Cockatoos are a family of large, long-lived and very noisy parrots with moveable crests. Australia is home to 14 species with others also found in Papua New Guinea, Indonesia, the Solomon Islands and the Philippines.
- Cockatoos have a preferred “footedness” analogous to human handedness. Unlike humans, most are left-footed.
- In captivity, cockatoos have a lifespan similar to humans.
- The word ‘cockatoo’ has its origins in Malay and means ‘vice’ or ‘grip’ because of their incredibly strong beak.
- Australia’s commonest and most widespread cockatoo is the Galah.
Type of Cockatoos
Four of the Australian species are predominantly white in colour including the very familiar and spectacular Sulphur-crested Cockatoo. These noisy birds feed on berries, seeds, nuts and roots. They’re equally at home in the city and in the bush.
Six Australian species are predominantly black. This includes the endangered Carnaby’s Black-Cockatoo of south-west Western Australia. This migratory species is declining rapidly due to the loss of around 87% of its woodland breeding habitat and as a result is listed as endangered. Yellow-tailed Black-Cockatoos are also declining due to urban expansion.
The highly decorative plumage of the Red-tailed Black-Cockatoo make it a favourite amongst bird watchers. Females’ bodies are covered in black feathers edged in gold while their heads carry yellow spots. Their tails are like the colours of the sunset from yellow, orange to red. Young males emerge from the nest three months after hatching looking like their mothers but as they mature at about three years of age, their pure black adult feathers emerge. Their tail bands are a solid scarlet red.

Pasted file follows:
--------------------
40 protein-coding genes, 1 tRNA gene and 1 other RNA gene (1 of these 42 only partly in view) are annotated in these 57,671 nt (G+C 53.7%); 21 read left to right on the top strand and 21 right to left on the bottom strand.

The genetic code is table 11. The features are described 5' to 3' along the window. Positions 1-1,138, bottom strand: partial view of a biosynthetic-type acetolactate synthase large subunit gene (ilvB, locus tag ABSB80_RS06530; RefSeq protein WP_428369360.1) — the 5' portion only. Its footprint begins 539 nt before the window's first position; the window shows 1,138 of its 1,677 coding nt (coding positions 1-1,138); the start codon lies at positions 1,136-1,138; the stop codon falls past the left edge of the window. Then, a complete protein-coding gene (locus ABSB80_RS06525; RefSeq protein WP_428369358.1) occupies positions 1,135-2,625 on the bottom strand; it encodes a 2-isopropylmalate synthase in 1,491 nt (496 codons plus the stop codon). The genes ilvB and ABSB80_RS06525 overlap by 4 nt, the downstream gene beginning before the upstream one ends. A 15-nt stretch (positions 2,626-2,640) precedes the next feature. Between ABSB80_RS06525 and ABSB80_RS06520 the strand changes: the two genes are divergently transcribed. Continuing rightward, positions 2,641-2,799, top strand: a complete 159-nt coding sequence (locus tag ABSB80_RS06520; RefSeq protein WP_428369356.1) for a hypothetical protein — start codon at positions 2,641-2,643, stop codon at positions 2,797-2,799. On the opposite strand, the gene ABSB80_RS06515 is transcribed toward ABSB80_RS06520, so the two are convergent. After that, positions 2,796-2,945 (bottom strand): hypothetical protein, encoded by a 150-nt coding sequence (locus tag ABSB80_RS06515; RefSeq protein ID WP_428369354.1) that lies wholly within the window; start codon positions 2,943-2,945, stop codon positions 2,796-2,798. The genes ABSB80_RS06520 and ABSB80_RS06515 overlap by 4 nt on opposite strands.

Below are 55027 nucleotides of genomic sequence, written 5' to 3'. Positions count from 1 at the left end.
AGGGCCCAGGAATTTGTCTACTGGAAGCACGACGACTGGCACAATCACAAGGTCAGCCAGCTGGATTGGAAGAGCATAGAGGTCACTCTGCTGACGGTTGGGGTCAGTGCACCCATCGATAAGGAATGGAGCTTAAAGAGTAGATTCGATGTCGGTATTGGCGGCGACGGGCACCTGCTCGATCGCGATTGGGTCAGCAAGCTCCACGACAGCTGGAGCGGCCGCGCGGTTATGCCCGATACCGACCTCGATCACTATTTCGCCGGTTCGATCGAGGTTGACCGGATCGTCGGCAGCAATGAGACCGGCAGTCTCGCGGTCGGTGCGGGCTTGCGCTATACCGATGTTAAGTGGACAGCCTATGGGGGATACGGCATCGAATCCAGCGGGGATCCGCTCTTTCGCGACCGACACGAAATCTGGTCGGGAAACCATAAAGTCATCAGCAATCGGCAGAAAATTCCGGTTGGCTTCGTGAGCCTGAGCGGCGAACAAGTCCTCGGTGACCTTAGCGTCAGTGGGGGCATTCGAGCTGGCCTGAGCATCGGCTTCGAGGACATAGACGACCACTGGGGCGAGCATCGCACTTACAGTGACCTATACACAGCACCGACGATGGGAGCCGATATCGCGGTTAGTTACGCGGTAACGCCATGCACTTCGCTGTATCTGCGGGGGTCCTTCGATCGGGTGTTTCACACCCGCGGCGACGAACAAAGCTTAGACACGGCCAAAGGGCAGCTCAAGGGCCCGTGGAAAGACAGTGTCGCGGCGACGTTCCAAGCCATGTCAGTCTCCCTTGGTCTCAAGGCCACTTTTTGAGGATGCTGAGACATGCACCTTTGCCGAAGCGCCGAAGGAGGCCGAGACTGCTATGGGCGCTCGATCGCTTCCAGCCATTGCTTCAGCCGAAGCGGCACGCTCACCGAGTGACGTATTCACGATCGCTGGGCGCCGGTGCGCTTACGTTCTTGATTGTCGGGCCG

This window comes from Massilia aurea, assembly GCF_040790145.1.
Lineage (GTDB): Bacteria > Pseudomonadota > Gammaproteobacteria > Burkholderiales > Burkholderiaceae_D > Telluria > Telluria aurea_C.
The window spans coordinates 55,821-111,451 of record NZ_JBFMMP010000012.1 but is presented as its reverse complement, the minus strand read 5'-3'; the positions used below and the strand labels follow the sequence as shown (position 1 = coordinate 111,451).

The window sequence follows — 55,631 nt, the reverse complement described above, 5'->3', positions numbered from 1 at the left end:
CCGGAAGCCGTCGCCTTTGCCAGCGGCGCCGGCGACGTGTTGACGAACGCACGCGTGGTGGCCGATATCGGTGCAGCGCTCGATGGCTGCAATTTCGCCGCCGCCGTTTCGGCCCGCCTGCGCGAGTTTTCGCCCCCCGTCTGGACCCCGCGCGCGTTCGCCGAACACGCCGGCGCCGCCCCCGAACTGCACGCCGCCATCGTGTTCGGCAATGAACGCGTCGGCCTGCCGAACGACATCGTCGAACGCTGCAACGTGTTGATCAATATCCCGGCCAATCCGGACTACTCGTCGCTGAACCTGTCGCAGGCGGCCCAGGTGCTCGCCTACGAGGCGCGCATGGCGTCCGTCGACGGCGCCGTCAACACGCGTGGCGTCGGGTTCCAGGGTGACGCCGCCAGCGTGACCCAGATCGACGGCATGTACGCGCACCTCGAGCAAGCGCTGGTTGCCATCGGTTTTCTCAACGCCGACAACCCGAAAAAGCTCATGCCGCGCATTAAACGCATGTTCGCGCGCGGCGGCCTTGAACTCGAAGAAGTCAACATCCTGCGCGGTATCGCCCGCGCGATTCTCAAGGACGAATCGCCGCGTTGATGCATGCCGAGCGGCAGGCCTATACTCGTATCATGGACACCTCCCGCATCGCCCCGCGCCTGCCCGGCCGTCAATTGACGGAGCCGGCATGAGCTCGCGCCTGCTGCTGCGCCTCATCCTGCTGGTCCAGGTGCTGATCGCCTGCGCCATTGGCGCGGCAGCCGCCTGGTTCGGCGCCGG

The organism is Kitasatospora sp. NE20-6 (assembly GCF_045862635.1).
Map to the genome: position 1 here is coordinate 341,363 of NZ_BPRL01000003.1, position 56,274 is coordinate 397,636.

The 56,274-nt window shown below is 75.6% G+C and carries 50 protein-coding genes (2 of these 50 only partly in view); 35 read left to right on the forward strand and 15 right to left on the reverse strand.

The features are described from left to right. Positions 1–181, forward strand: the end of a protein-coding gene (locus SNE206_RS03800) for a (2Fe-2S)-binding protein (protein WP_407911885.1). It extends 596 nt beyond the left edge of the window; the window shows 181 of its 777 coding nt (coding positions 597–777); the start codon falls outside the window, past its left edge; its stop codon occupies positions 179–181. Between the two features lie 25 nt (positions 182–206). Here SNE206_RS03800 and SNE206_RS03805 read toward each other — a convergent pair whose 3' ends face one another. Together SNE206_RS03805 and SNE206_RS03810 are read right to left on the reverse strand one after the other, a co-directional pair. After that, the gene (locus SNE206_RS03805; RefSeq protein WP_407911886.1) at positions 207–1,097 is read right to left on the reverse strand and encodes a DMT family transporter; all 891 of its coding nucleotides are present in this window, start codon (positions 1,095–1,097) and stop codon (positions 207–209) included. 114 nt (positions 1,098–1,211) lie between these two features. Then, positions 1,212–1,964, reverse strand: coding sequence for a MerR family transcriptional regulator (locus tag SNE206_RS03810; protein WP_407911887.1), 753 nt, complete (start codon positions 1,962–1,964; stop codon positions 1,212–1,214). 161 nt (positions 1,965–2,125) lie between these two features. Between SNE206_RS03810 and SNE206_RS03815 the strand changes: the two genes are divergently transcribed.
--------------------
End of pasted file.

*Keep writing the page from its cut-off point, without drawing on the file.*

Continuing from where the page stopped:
Both Carnaby’s and Red-tailed Black-Cockatoos can be found in the Great western Woodlands. Find out more about this, the largest temperate woodlands in the world here.
Known in Canberra as ‘squeaky doors’ because of the sound they make, Gang-gang Cockatoos are quite unique in appearance. Only the male has a bright red face and crest.
Major Mitchell's Cockatoo
At home in the harsh deserts of Australia’s interior, these cockatoos make for a spectacular sight in the sandy landscapes of places like Martu Country in the Western Desert. Unlike most other cockatoos, breeding pairs of Pink Cockatoos (as they are also know) are quite territorial and don’t allow other pairs of their kind to breed within their extensive home ranges.
The humorous antics of these iconic Australian cockatoos led to their name being applied to anyone acting the fool. Galahs do indeed sometimes seem to be just having fun like taking turns to slide down cables and wires. They are easy to identify with their distinctive pink and grey plumage. They have a bouncing acrobatic flight and feed on seeds, mostly from the ground. They form huge, noisy flocks that roost together at night. Did you know that Galahs also form permanent pair bonds?
Help protect Australia’s threatened species
Our planet is currently experiencing the worst wave of species die-offs since the loss of the dinosaurs 65 million years ago. And here in Australia,86 of our native flora and fauna species now critically endangered. We're running a real risk of losing some of our most iconic species forever.
Habitat destruction, introduced species and urban expansion threaten the survival of our native species. With the decline of Australia’s native wildlife, our ecosystem hangs in the balance. Once they’re gone, they’re gone.